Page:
19th Sunday in Ordinary Time: The Reward Is Worth the Work

User's Guide to Sunday, Aug. 7


Sunday, Aug. 7, is the 19th Sunday in Ordinary Time (Year C). Mass Readings: Wisdom 18:6-9; Psalm 33:1, 12, 18-22; Hebrews 11:1-2, 8-19 or 11:1-2, 8-12; Luke 12:32-48 or 12:35-40.

The message of today’s readings is: Do what you’re supposed to do as if your life depends on it — because it does.

One of the monks at St. Benedict’s Abbey here had great advice for a college student I know who is trying to discern his vocation. Father Jeremy told him to start doing what he was supposed to do, excellently, every day.

The results were transformational. He was a student, so he started trying to be a great student, by studying hard and asking questions. He was a friend, so he started showing more kindness and caring to his friends. He was a son, so when summer started, he helped out more around the house and engaged his parents more. He was a brother, so he started interacting more with his siblings.

In doing so, he discovered huge caches of untapped potential in his life. “It’s amazing how much changed just by doing the basics,” he said. Not just his GPA, but his enjoyment of learning, too. Not only his relationships, but his peace of mind, as well. He was happier than he had been in years.

Jesus in the Gospel reminds us that even more is at stake: eternal happiness.

“Gird your loins and light your lamps, and be like servants who await their master’s return from a wedding,” says Jesus in the Gospel. To “gird your loins” means to tuck your robe into your belt so that you can get more done.

“Blessed are the servants whom the master finds vigilant on his arrival,” says Jesus. “Amen, I say to you, he will gird himself, have them recline at table, and proceed to wait on them.”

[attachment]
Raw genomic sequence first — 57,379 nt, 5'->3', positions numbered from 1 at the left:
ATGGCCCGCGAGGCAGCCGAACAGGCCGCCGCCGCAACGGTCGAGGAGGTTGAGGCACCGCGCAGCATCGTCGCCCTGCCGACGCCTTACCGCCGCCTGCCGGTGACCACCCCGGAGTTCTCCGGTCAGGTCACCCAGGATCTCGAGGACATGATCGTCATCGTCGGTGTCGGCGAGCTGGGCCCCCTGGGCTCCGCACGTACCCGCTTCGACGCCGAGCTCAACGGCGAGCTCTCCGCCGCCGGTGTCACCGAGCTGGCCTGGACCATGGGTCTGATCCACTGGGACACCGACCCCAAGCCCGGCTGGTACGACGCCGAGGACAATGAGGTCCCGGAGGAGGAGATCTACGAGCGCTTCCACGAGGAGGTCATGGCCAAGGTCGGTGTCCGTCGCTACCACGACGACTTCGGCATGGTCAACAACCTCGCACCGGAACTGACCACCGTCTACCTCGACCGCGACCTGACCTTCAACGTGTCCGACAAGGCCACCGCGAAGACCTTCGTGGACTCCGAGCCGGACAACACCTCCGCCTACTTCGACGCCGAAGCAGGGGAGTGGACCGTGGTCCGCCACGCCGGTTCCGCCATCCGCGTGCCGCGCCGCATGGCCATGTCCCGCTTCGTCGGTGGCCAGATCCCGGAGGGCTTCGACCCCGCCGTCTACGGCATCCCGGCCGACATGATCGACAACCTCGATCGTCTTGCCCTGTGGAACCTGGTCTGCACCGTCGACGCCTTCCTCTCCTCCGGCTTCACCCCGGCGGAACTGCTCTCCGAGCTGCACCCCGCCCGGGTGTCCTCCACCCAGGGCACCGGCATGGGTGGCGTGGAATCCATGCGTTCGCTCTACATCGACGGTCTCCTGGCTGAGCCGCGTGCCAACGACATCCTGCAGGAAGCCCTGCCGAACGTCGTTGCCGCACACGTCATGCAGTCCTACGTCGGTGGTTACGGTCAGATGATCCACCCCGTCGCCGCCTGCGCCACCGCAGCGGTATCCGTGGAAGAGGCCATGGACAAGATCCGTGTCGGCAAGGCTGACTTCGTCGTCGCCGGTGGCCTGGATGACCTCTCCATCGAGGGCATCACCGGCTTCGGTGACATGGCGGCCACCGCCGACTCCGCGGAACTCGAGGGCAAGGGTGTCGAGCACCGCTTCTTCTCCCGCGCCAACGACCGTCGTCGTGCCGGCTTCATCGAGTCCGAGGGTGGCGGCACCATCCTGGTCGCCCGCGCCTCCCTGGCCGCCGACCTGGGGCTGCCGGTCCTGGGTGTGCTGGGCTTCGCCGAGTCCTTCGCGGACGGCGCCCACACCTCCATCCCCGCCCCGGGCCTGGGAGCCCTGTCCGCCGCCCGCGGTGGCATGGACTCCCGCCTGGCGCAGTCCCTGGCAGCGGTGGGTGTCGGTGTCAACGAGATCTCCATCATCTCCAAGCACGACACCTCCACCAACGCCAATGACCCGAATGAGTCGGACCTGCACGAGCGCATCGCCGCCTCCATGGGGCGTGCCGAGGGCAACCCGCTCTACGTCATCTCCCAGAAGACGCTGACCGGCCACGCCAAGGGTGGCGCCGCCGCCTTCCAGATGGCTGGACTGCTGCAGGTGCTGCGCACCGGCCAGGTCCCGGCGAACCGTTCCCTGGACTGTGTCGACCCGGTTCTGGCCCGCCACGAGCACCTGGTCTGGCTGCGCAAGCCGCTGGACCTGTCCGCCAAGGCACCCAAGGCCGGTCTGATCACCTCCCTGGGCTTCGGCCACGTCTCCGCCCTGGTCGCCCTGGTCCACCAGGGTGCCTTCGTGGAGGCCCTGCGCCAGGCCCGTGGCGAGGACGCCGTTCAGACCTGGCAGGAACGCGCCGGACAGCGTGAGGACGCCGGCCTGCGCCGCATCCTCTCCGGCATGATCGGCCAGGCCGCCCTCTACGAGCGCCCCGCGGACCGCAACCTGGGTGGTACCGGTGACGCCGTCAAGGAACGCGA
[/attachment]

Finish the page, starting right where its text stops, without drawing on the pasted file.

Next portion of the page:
If we do what we are supposed to do, not only will the waiting be better, but the reward at our judgment will be astonishing.

The other two readings support this idea, with examples from Jewish history. First is the Old Testament reading about the Passover: “The night of the Passover was known beforehand to our fathers, that, with sure knowledge of the oaths in which they put their faith, they might have courage.”

Next is epistle to the Hebrews: “By faith Abraham obeyed when he was called to go out to a place that he was to receive as an inheritance; he went out, not knowing where he was to go.”

Notice the difference there. At the time of the Passover, the Jews were told exactly what would happen and what they were meant to do. But Abraham had no idea what was going to happen to him.

God asks us for both kinds of obedience. We know very specifically what God wants from us in our religious life: He wants us to go to confession, go to Mass and to say our daily prayers. But we also have “Abrahamic” duties. He wants us to be open to his will and go wherever he wants. He wants us to have the “fiat” attitude of Mary, who does what needs to be done, not knowing what is coming.

Like the second reading says, we have the “assurance of things hoped for.” We know what is coming, so we do what we are supposed to do. When the master comes back, his rewards will be amazing. But the satisfaction we feel will already be worth it even while we wait.

Tom Hoopes is writer in residence at Benedictine College in Atchison, Kansas.

His book What Pope Francis Really Said is available for preorder at Amazon.com.

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